14. Per contra, ASG appearing for the respondent argued that the petitioner could not draw any sustenance from the judgment of the Apex Court in Larsen & Toubro Ltd. (supra) which was a case where the Supreme Court examined the provisions of the VAT Act in Andhra Pradesh. He argued that VAT being State subject, each State had its own separate laws and the validity of the legal provisions of DVAT and DVAT Rules could not be tested while contrasting these provisions with the State of A.P. He also tried to distinguish the aforesaid case by submitting that it was not in dispute that under the contract, Larsen & Toubro, with the consent of the contractee, was permitted to assign part of contract work to the sub-contractors. The overall work was done under the supervision of the consultant nominated by the contractee. The sub-contractors were registered dealers. The materials were brought to site. They remained the property of the sub-contractors. The site was occupied by the sub contractors. The Apex Court noted at more than one place that it was not in dispute that the sub-contractors were registered dealers. In the present case the petitioner had not placed the copies of contracts with the sub-contractors before the assessing officers. Even as per the list of sub-contractors filed by the petitioner with the Writ Petition No. 1907/2012 shows that out of 96 sub-contractors, 38 are unregistered.

15. Defending the validity of the provisions of Section 5(2) of Delhi VAT Act and Rule 3 of Delhi VAT Rules, the learned ASG argued that grant of deduction or exemption is a matter of legislative prerogative. Whether to grant or not to grant exemption is entirely dependent upon the legislative wisdom which cannot be questioned His submission was that in any case, even under the provisions of Delhi Value Added Tax Act, 2004 the turnover of sub-contract is not taxed in the hands of the contractor but through a different mechanism of allowing input tax credit of the tax paid by the sub-contractor to the main contractor. For example, if a contractor has been awarded a contract of Rs. 100/- and, in turn, he awards a sub- contract for Rs.60/- where the turnover of the sub-contractor is allowed to be deducted from the turnover of the contractor, the rate of tax assuming to be 10% contractor would be liable to pay tax of Rs. 4/- (100-60 =40 @ 10% =Rs.4/-) Under the Input Tax mechanism since the contractor is liable to pay net tax as per sub section (3) of Section 3 of DVAT Act , output tax on his turnover of Rs. 100 is Rs. 10/- but the input tax credit to which he is entitled on the turnover of Rs. 60/- of sub-contractor is Rs. 6/- which he is entitled to adjust against his output liability and thus his net tax which he is required to pay is Rs. 4/- which is the same. Hence, the bogey of double taxation raised by the petitioner is without any substance. It was also argued that TDS provisions have nothing to do with the liability to pay tax. Tax deducted at source is for and on account of the person from whose payment tax has been deducted. Section 36A(6) specifically provides that any deduction made in accordance with the provisions of this section and credited into the appropriate Government treasury shall be treated as payment of tax on behalf of the person from whose bills or invoices the deduction has been made, and he shall claim the adjustment towards the payment of output tax of the amount so deducted in his return for the tax period in which certificate of such deduction was issued to him. It is also argued that the subject matter of tax in the case of works contract being transfer of property in goods (whether as goods or in some other form) involved in the execution of works contract, deduction on account of charges towards labour and services is allowed from the total consideration to arrive at the taxable turnover of the contractor.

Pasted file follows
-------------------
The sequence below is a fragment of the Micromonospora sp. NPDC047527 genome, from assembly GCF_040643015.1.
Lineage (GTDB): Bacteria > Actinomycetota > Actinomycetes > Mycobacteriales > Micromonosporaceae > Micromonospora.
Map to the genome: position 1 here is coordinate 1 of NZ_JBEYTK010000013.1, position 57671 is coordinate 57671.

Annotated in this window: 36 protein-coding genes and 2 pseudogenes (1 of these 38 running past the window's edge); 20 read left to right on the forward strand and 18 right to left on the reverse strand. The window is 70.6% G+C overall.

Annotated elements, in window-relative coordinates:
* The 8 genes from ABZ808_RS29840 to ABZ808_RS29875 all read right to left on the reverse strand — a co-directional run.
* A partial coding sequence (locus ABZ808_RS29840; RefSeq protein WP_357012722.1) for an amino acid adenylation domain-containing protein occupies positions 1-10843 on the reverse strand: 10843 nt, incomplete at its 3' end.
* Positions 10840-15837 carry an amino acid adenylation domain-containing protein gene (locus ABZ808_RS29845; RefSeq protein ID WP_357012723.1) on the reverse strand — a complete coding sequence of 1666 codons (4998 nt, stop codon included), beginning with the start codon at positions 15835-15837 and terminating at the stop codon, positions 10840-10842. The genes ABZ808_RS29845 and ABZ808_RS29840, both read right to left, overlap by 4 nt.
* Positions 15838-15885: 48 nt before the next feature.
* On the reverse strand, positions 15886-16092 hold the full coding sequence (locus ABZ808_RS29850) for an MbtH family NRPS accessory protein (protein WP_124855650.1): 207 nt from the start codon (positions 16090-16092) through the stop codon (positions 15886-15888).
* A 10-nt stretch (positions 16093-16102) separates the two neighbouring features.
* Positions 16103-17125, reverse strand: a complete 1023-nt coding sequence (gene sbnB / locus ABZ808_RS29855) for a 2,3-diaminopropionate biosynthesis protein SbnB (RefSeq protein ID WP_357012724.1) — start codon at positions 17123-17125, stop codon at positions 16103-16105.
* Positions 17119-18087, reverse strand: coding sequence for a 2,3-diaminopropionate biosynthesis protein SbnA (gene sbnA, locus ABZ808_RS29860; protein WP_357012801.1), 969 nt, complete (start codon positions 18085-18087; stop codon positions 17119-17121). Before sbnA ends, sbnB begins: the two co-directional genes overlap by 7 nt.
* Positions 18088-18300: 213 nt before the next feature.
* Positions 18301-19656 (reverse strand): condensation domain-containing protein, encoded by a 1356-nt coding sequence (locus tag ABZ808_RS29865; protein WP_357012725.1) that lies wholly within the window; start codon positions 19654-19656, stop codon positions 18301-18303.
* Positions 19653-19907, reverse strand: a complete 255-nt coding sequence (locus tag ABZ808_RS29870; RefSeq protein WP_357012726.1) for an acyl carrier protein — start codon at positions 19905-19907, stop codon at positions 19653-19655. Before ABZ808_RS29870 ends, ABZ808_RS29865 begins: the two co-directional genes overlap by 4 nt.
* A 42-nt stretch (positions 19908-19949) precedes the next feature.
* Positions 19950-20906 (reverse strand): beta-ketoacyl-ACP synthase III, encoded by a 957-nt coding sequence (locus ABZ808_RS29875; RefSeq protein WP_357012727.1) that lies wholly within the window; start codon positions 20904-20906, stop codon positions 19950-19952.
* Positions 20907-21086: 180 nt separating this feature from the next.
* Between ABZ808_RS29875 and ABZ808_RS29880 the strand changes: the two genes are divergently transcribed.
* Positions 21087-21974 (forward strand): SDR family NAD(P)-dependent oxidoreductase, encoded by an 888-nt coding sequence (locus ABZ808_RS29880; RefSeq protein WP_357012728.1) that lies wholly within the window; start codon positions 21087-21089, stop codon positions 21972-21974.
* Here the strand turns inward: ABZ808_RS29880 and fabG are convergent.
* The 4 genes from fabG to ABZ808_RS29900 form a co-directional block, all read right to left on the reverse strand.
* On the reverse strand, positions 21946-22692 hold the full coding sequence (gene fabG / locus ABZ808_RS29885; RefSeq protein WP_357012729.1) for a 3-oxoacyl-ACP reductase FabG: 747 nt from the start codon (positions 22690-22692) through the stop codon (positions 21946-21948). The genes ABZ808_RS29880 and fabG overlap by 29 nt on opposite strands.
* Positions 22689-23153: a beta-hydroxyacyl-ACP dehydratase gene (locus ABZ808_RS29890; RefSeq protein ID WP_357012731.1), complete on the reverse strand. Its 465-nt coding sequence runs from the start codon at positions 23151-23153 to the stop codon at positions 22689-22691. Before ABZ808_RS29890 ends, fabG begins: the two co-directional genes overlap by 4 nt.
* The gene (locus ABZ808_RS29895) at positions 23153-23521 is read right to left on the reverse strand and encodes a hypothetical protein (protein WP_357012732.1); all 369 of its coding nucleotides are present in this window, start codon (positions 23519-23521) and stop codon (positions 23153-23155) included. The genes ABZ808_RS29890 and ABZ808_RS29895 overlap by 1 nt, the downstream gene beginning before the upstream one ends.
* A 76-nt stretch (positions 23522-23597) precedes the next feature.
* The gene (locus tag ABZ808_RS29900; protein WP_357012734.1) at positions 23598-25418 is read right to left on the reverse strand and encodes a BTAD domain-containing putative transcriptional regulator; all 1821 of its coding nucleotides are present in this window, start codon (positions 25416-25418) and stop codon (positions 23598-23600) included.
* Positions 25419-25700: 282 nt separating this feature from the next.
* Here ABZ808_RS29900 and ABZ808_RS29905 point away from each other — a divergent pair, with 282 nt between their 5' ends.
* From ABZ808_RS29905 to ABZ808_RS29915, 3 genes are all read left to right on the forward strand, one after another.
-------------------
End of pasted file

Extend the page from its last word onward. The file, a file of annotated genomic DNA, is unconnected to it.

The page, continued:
16. It was also submitted that Section 5(2) of the Delhi Value Added Tax Act, 2004 read with Rule 3 of the Delhi Value Added Tax Rules, 2005 excludes charges towards labour, service and other like charges from the turnover arising from the execution of works contract subject to the dealer maintaining proper records. The proviso to sub-rule (2) provides that where the amount of charges towards labour, services and other like charges are not ascertainable from the books of account of the dealer, the amount of such charges is to be calculated at the percentages specified in the table appended thereto. In fact, in Gannon Dunkerlay & Co. (supra) and Builders’ Association of India (supra), the Apex Court had approved the exclusion of fixed percentage on account of labour, services and other like charges depending upon the type of the contract where the same are not ascertainable from the books of accounts of the contractor.

17. It is also submitted that at no stage the petitioner had produced the books of accounts or other records to show the extent of actual labour, services and other like charges. Even in the writ petition the petitioner has sought to give justification for non-production of records relating to labour services and other like charges on the ground that the records would run into 2-3 truckloads. In the absence of any records being produced by the petitioner, the assessing officer had no option but to allow the charges towards labour and services as per the table appended to the proviso to rule 3 (2) of the Delhi VAT Rules, 2005.